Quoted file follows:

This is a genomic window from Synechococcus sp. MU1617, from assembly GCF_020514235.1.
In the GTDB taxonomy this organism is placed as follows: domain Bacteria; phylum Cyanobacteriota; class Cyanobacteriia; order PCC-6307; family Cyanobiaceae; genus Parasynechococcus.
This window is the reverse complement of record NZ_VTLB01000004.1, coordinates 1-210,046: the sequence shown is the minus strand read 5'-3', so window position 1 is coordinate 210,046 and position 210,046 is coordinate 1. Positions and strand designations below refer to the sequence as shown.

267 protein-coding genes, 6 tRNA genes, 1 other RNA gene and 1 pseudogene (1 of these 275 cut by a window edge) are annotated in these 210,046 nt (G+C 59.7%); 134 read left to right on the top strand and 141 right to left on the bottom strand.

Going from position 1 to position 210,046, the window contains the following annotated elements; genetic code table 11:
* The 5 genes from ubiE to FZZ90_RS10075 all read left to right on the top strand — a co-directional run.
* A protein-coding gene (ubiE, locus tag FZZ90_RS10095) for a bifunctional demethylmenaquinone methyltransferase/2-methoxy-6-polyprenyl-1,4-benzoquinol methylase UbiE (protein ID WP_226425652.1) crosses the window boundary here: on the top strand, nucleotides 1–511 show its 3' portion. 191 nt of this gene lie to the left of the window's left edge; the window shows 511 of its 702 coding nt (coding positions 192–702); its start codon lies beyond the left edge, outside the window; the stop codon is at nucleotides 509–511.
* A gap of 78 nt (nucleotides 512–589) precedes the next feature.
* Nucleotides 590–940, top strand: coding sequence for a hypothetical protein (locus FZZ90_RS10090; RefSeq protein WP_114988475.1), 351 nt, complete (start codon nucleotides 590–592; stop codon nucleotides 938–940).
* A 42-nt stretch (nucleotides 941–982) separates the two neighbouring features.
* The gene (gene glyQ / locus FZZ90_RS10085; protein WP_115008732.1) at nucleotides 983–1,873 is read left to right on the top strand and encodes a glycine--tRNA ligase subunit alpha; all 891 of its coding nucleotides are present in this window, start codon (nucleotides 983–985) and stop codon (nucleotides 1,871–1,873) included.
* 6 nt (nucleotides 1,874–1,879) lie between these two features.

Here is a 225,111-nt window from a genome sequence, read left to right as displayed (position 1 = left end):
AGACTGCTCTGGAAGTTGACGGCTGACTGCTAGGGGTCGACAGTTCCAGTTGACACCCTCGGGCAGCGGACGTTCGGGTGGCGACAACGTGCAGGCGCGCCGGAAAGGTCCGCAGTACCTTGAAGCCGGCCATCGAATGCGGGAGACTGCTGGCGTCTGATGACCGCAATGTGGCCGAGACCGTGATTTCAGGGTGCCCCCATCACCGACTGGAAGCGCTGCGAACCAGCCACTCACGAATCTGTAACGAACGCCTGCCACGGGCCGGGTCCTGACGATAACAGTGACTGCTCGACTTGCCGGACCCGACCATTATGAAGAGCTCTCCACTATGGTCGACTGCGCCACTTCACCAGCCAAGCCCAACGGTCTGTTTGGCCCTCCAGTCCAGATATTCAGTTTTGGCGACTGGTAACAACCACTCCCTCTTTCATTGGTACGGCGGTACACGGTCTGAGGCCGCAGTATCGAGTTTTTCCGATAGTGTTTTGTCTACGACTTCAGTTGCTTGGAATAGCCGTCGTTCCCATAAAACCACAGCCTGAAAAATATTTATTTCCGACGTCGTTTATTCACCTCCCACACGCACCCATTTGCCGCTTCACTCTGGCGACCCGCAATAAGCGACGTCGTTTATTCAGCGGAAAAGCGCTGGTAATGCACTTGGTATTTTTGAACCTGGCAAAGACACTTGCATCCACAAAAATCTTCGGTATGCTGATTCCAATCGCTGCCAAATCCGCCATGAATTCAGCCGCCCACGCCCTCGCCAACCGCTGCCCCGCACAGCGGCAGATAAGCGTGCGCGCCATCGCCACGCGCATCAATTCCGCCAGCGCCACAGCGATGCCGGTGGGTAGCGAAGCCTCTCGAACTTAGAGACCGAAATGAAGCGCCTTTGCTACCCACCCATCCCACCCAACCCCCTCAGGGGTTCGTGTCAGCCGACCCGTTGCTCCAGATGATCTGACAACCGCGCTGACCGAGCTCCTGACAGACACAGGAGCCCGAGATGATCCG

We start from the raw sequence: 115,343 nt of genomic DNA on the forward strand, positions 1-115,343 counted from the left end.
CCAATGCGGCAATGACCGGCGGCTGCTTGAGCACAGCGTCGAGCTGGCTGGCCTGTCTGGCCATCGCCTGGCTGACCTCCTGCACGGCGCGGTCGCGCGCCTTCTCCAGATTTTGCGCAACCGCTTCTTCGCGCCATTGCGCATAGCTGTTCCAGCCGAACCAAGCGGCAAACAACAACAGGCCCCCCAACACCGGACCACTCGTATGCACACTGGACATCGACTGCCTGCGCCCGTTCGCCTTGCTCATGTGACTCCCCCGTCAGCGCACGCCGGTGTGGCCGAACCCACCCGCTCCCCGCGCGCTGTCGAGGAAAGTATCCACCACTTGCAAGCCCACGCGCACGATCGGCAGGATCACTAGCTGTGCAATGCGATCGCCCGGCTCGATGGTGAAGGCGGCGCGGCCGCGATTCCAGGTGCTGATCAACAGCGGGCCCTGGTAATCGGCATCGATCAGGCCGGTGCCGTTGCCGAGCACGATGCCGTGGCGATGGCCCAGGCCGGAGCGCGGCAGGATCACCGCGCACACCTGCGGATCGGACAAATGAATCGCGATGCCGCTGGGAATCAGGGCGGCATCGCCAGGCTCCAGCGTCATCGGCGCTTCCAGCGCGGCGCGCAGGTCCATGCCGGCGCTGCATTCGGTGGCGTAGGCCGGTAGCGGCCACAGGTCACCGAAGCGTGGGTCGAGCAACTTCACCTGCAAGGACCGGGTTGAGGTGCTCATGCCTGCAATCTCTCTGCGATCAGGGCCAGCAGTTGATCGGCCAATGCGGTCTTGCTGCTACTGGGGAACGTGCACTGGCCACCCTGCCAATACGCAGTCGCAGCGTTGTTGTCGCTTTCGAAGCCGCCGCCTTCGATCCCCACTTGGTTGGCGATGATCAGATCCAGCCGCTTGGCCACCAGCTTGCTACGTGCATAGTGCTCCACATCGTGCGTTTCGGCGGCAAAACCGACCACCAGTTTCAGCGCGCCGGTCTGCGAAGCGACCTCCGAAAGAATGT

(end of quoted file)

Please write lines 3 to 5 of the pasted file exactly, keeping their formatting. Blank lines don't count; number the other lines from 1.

This window is the reverse complement of record NZ_VTLB01000004.1, coordinates 1-210,046: the sequence shown is the minus strand read 5'-3', so window position 1 is coordinate 210,046 and position 210,046 is coordinate 1. Positions and strand designations below refer to the sequence as shown.

267 protein-coding genes, 6 tRNA genes, 1 other RNA gene and 1 pseudogene (1 of these 275 cut by a window edge) are annotated in these 210,046 nt (G+C 59.7%); 134 read left to right on the top strand and 141 right to left on the bottom strand.

Going from position 1 to position 210,046, the window contains the following annotated elements; genetic code table 11: